A 45-year-old married, uncircumcised male, presented with a single-large non-healing ulcer on the penis of six months duration. The lesion initially started as a pea-sized, skin coloured, painless nodule over the glans penis that subsequently broke down to leave behind a raw painless area which gradually increased in size over a period of four months to involve the whole glans, coronal sulcus and anterior part of penile shaft. There was history of bleeding from the lesion after coitus and minor trauma, however, the ulcer in general was asymptomatic. There was history of unprotected sexual contact outside marriage three months prior to the onset of lesion, but there was no history of urethral discharge, difficulty in micturition, or any other genital complaints in the past. He also developed progressive difficulty in retracting the prepucial skin, over the last one month.

Venereological examination revealed a solitary well-defined ulcer with wavy margin involving the complete glans, coronal sulcus, and the distal end of penile shaft. The floor of the ulcer was covered with granulation tissue [Figure 1]. Scrotum and perianal examination were normal. Palpation revealed multiple firm, non-matted, non-mobile bilateral inguinal lymph nodes measuring 2–3 cm in size. Rest of the cutaneous and systemic examination revealed no abnormality. Genital examination of the spouse did not reveal any abnormality.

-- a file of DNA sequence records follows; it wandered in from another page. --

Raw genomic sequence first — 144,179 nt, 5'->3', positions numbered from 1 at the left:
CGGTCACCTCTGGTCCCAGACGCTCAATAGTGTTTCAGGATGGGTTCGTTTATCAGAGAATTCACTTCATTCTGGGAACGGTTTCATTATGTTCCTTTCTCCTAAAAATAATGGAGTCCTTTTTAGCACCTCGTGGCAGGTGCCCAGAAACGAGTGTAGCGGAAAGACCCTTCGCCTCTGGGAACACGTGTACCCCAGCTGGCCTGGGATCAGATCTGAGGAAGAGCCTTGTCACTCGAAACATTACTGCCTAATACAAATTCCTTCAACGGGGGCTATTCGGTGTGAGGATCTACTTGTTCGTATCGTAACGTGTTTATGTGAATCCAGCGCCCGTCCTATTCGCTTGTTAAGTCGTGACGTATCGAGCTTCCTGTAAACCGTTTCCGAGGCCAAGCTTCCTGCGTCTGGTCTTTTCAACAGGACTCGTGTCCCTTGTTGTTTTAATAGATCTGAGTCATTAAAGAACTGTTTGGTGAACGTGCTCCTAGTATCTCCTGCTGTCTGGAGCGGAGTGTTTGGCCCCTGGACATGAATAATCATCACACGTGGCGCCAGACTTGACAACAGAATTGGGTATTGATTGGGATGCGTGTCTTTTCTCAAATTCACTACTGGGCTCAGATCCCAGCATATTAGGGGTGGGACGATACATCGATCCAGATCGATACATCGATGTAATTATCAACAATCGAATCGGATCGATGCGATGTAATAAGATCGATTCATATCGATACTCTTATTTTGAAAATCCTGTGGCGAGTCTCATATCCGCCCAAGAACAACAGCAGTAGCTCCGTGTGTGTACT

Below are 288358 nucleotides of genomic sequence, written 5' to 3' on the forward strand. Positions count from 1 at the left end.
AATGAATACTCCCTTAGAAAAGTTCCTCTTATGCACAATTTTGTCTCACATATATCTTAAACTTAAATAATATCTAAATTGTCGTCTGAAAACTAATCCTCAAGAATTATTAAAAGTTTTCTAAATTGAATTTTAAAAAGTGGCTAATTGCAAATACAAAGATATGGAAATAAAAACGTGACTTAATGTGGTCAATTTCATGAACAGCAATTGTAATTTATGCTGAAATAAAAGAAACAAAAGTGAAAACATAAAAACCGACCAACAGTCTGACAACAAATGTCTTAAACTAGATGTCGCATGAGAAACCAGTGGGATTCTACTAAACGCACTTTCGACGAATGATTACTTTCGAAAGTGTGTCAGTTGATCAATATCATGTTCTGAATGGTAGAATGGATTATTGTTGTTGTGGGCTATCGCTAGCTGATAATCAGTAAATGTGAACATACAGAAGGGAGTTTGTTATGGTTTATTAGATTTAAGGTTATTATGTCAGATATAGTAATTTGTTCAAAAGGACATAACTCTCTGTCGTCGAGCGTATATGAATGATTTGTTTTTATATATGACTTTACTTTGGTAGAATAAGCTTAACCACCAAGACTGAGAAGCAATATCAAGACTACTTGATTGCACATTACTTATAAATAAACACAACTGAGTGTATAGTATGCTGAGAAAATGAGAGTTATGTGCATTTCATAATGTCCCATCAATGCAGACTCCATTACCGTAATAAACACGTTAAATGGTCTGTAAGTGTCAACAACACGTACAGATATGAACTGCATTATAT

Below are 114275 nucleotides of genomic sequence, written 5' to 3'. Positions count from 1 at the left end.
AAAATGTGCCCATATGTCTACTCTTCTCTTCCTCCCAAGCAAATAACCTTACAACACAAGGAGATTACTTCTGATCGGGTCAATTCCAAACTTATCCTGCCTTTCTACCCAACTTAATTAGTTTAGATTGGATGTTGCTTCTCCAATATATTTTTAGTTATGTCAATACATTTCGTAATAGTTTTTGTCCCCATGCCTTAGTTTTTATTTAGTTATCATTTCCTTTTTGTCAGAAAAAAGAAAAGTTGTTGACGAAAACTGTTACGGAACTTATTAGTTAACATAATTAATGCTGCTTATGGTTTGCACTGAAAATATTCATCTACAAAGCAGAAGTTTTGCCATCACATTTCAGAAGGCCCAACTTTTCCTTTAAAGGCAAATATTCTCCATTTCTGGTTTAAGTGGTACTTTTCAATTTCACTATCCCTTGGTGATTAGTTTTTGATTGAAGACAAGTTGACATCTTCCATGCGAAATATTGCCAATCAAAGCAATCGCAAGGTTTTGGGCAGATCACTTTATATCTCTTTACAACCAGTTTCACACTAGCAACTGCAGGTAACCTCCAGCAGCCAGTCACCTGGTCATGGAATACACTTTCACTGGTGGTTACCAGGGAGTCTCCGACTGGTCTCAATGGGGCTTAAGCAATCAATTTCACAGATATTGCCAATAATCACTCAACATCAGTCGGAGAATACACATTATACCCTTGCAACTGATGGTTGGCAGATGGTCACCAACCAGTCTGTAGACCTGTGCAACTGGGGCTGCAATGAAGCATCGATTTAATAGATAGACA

Crush tissue smear from the edge of the ulcer did not reveal any positive findings. A biopsy from the ulcer revealed the presence of both extracellular and intracellular basophilic Donovan bodies [Figure 2]. Venereal Disease Research Laboratory (VDRL) and Human immunodeficiency virus (HIV) serologies were non-reactive. He was started on oral antibiotic therapy of doxycycline100 mg twice a day for a period of 21 days. However, seeing only mild improvement in the disease, in spite of good compliance the same therapy was continued for a period of three months.
Figure 1: A solitary well defined ulcer with wavy margin with granulation tissue involving the complete glans, coronal sulcus and the distal end of penile shaft

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Figure 2: (H & E 1,000×) Photomicrograph showing donovan bodies. Arrow points at the macrophage with the Donovan bodies